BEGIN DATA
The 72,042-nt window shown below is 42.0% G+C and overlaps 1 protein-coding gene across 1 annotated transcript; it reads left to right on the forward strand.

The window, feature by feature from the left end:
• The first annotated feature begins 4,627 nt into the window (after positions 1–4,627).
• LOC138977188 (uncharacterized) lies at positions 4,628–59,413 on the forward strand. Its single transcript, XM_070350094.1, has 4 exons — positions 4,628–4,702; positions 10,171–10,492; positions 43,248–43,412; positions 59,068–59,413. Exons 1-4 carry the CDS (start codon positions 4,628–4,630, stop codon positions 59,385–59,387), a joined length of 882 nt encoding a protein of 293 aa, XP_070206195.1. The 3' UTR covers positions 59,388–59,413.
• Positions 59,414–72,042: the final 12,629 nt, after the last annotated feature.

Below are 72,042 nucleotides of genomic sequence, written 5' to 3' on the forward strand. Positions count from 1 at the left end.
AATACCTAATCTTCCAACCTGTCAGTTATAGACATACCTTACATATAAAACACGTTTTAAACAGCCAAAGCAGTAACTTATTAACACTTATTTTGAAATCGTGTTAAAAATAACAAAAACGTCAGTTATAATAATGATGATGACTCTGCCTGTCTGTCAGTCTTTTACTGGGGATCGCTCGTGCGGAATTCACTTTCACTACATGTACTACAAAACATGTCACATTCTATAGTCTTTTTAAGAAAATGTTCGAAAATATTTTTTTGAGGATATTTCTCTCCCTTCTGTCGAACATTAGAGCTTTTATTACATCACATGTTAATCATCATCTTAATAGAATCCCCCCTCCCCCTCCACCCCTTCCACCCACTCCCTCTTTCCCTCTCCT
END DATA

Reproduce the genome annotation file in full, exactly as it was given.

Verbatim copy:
The 72,042-nt window shown below is 42.0% G+C and overlaps 1 protein-coding gene across 1 annotated transcript; it reads left to right on the forward strand.

The window, feature by feature from the left end:
• The first annotated feature begins 4,627 nt into the window (after positions 1–4,627).
• LOC138977188 (uncharacterized) lies at positions 4,628–59,413 on the forward strand. Its single transcript, XM_070350094.1, has 4 exons — positions 4,628–4,702; positions 10,171–10,492; positions 43,248–43,412; positions 59,068–59,413. Exons 1-4 carry the CDS (start codon positions 4,628–4,630, stop codon positions 59,385–59,387), a joined length of 882 nt encoding a protein of 293 aa, XP_070206195.1. The 3' UTR covers positions 59,388–59,413.
• Positions 59,414–72,042: the final 12,629 nt, after the last annotated feature.

Below are 72,042 nucleotides of genomic sequence, written 5' to 3' on the forward strand. Positions count from 1 at the left end.
AATACCTAATCTTCCAACCTGTCAGTTATAGACATACCTTACATATAAAACACGTTTTAAACAGCCAAAGCAGTAACTTATTAACACTTATTTTGAAATCGTGTTAAAAATAACAAAAACGTCAGTTATAATAATGATGATGACTCTGCCTGTCTGTCAGTCTTTTACTGGGGATCGCTCGTGCGGAATTCACTTTCACTACATGTACTACAAAACATGTCACATTCTATAGTCTTTTTAAGAAAATGTTCGAAAATATTTTTTTGAGGATATTTCTCTCCCTTCTGTCGAACATTAGAGCTTTTATTACATCACATGTTAATCATCATCTTAATAGAATCCCCCCTCCCCCTCCACCCCTTCCACCCACTCCCTCTTTCCCTCTCCT